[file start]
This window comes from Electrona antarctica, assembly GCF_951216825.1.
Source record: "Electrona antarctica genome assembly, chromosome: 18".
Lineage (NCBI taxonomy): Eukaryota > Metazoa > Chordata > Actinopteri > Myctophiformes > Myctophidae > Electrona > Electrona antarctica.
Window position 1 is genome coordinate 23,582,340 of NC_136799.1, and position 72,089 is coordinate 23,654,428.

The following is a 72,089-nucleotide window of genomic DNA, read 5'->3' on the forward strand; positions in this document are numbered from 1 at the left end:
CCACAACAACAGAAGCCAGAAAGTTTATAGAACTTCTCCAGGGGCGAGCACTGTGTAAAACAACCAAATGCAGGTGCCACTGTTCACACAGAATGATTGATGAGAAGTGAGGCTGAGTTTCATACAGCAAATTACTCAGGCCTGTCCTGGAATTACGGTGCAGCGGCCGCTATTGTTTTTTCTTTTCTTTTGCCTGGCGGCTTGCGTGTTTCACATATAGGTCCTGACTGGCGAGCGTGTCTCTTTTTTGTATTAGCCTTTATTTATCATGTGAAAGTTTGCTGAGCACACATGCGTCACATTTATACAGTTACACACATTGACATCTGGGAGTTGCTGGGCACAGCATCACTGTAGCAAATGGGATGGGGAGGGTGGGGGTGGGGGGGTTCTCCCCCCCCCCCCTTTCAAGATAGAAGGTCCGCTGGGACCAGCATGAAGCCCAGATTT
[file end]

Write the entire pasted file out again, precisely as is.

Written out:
This window comes from Electrona antarctica, assembly GCF_951216825.1.
Source record: "Electrona antarctica genome assembly, chromosome: 18".
Lineage (NCBI taxonomy): Eukaryota > Metazoa > Chordata > Actinopteri > Myctophiformes > Myctophidae > Electrona > Electrona antarctica.
Window position 1 is genome coordinate 23,582,340 of NC_136799.1, and position 72,089 is coordinate 23,654,428.

The following is a 72,089-nucleotide window of genomic DNA, read 5'->3' on the forward strand; positions in this document are numbered from 1 at the left end:
CCACAACAACAGAAGCCAGAAAGTTTATAGAACTTCTCCAGGGGCGAGCACTGTGTAAAACAACCAAATGCAGGTGCCACTGTTCACACAGAATGATTGATGAGAAGTGAGGCTGAGTTTCATACAGCAAATTACTCAGGCCTGTCCTGGAATTACGGTGCAGCGGCCGCTATTGTTTTTTCTTTTCTTTTGCCTGGCGGCTTGCGTGTTTCACATATAGGTCCTGACTGGCGAGCGTGTCTCTTTTTTGTATTAGCCTTTATTTATCATGTGAAAGTTTGCTGAGCACACATGCGTCACATTTATACAGTTACACACATTGACATCTGGGAGTTGCTGGGCACAGCATCACTGTAGCAAATGGGATGGGGAGGGTGGGGGTGGGGGGGTTCTCCCCCCCCCCCCTTTCAAGATAGAAGGTCCGCTGGGACCAGCATGAAGCCCAGATTT